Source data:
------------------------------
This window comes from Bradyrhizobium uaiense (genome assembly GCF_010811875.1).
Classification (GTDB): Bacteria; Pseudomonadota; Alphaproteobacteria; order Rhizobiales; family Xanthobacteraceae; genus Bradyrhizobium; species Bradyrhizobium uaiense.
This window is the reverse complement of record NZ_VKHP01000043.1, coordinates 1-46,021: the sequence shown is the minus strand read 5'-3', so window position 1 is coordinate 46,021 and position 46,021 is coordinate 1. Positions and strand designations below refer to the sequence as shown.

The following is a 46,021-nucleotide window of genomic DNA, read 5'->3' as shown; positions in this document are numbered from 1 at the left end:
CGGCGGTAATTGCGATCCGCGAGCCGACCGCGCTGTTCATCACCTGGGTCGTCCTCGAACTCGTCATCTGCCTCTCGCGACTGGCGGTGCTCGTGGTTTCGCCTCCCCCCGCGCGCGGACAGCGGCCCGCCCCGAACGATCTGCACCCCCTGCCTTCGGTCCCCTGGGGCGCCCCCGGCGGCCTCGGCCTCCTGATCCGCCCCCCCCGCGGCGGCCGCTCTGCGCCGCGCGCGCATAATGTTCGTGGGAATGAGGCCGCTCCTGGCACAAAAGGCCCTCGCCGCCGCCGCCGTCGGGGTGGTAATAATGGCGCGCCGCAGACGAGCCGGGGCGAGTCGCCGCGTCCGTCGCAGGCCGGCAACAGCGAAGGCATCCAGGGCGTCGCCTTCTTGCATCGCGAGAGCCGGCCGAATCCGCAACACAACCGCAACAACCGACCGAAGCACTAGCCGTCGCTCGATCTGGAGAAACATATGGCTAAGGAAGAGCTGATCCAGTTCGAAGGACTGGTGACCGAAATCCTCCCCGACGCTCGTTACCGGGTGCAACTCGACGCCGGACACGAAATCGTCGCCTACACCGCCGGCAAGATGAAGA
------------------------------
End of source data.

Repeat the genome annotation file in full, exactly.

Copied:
This window comes from Bradyrhizobium uaiense (genome assembly GCF_010811875.1).
Classification (GTDB): Bacteria; Pseudomonadota; Alphaproteobacteria; order Rhizobiales; family Xanthobacteraceae; genus Bradyrhizobium; species Bradyrhizobium uaiense.
This window is the reverse complement of record NZ_VKHP01000043.1, coordinates 1-46,021: the sequence shown is the minus strand read 5'-3', so window position 1 is coordinate 46,021 and position 46,021 is coordinate 1. Positions and strand designations below refer to the sequence as shown.

The following is a 46,021-nucleotide window of genomic DNA, read 5'->3' as shown; positions in this document are numbered from 1 at the left end:
CGGCGGTAATTGCGATCCGCGAGCCGACCGCGCTGTTCATCACCTGGGTCGTCCTCGAACTCGTCATCTGCCTCTCGCGACTGGCGGTGCTCGTGGTTTCGCCTCCCCCCGCGCGCGGACAGCGGCCCGCCCCGAACGATCTGCACCCCCTGCCTTCGGTCCCCTGGGGCGCCCCCGGCGGCCTCGGCCTCCTGATCCGCCCCCCCCGCGGCGGCCGCTCTGCGCCGCGCGCGCATAATGTTCGTGGGAATGAGGCCGCTCCTGGCACAAAAGGCCCTCGCCGCCGCCGCCGTCGGGGTGGTAATAATGGCGCGCCGCAGACGAGCCGGGGCGAGTCGCCGCGTCCGTCGCAGGCCGGCAACAGCGAAGGCATCCAGGGCGTCGCCTTCTTGCATCGCGAGAGCCGGCCGAATCCGCAACACAACCGCAACAACCGACCGAAGCACTAGCCGTCGCTCGATCTGGAGAAACATATGGCTAAGGAAGAGCTGATCCAGTTCGAAGGACTGGTGACCGAAATCCTCCCCGACGCTCGTTACCGGGTGCAACTCGACGCCGGACACGAAATCGTCGCCTACACCGCCGGCAAGATGAAGA